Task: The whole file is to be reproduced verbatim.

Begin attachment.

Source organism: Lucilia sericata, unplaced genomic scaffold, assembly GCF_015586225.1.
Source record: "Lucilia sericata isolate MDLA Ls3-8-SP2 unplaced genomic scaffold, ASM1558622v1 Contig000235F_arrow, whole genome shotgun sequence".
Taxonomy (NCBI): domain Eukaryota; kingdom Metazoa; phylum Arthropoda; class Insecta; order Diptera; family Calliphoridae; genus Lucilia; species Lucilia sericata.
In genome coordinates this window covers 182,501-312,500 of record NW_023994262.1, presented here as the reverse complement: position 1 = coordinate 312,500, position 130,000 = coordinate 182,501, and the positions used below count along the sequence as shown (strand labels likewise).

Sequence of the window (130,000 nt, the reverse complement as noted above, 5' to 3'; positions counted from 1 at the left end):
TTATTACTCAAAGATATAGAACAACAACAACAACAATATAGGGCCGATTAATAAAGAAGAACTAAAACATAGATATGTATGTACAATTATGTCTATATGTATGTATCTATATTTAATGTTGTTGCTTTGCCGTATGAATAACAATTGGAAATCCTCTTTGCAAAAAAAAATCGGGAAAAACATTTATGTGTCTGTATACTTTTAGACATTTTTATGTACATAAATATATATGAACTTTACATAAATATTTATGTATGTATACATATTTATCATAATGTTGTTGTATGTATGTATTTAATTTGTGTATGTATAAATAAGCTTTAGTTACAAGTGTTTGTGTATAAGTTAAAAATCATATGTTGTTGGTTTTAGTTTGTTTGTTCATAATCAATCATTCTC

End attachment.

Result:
Source organism: Lucilia sericata, unplaced genomic scaffold, assembly GCF_015586225.1.
Source record: "Lucilia sericata isolate MDLA Ls3-8-SP2 unplaced genomic scaffold, ASM1558622v1 Contig000235F_arrow, whole genome shotgun sequence".
Taxonomy (NCBI): domain Eukaryota; kingdom Metazoa; phylum Arthropoda; class Insecta; order Diptera; family Calliphoridae; genus Lucilia; species Lucilia sericata.
In genome coordinates this window covers 182,501-312,500 of record NW_023994262.1, presented here as the reverse complement: position 1 = coordinate 312,500, position 130,000 = coordinate 182,501, and the positions used below count along the sequence as shown (strand labels likewise).

Sequence of the window (130,000 nt, the reverse complement as noted above, 5' to 3'; positions counted from 1 at the left end):
TTATTACTCAAAGATATAGAACAACAACAACAACAATATAGGGCCGATTAATAAAGAAGAACTAAAACATAGATATGTATGTACAATTATGTCTATATGTATGTATCTATATTTAATGTTGTTGCTTTGCCGTATGAATAACAATTGGAAATCCTCTTTGCAAAAAAAAATCGGGAAAAACATTTATGTGTCTGTATACTTTTAGACATTTTTATGTACATAAATATATATGAACTTTACATAAATATTTATGTATGTATACATATTTATCATAATGTTGTTGTATGTATGTATTTAATTTGTGTATGTATAAATAAGCTTTAGTTACAAGTGTTTGTGTATAAGTTAAAAATCATATGTTGTTGGTTTTAGTTTGTTTGTTCATAATCAATCATTCTC